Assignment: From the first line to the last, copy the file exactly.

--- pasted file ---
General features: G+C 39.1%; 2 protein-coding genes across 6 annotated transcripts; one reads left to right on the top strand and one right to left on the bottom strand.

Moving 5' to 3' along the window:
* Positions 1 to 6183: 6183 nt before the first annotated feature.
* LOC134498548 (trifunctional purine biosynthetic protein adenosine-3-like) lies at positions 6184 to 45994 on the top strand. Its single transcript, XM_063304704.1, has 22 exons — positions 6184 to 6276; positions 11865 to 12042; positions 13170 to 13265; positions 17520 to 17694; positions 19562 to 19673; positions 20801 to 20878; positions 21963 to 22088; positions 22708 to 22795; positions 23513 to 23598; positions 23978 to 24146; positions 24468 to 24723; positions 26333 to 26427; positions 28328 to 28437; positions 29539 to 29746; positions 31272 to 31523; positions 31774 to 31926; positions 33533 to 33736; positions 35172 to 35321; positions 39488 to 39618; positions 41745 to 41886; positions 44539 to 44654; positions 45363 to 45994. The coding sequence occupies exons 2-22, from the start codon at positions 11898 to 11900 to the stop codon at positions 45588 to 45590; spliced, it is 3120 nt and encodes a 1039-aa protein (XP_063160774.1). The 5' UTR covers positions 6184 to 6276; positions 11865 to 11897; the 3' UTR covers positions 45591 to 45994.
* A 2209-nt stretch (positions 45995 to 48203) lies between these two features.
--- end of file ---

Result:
General features: G+C 39.1%; 2 protein-coding genes across 6 annotated transcripts; one reads left to right on the top strand and one right to left on the bottom strand.

Moving 5' to 3' along the window:
* Positions 1 to 6183: 6183 nt before the first annotated feature.
* LOC134498548 (trifunctional purine biosynthetic protein adenosine-3-like) lies at positions 6184 to 45994 on the top strand. Its single transcript, XM_063304704.1, has 22 exons — positions 6184 to 6276; positions 11865 to 12042; positions 13170 to 13265; positions 17520 to 17694; positions 19562 to 19673; positions 20801 to 20878; positions 21963 to 22088; positions 22708 to 22795; positions 23513 to 23598; positions 23978 to 24146; positions 24468 to 24723; positions 26333 to 26427; positions 28328 to 28437; positions 29539 to 29746; positions 31272 to 31523; positions 31774 to 31926; positions 33533 to 33736; positions 35172 to 35321; positions 39488 to 39618; positions 41745 to 41886; positions 44539 to 44654; positions 45363 to 45994. The coding sequence occupies exons 2-22, from the start codon at positions 11898 to 11900 to the stop codon at positions 45588 to 45590; spliced, it is 3120 nt and encodes a 1039-aa protein (XP_063160774.1). The 5' UTR covers positions 6184 to 6276; positions 11865 to 11897; the 3' UTR covers positions 45591 to 45994.
* A 2209-nt stretch (positions 45995 to 48203) lies between these two features.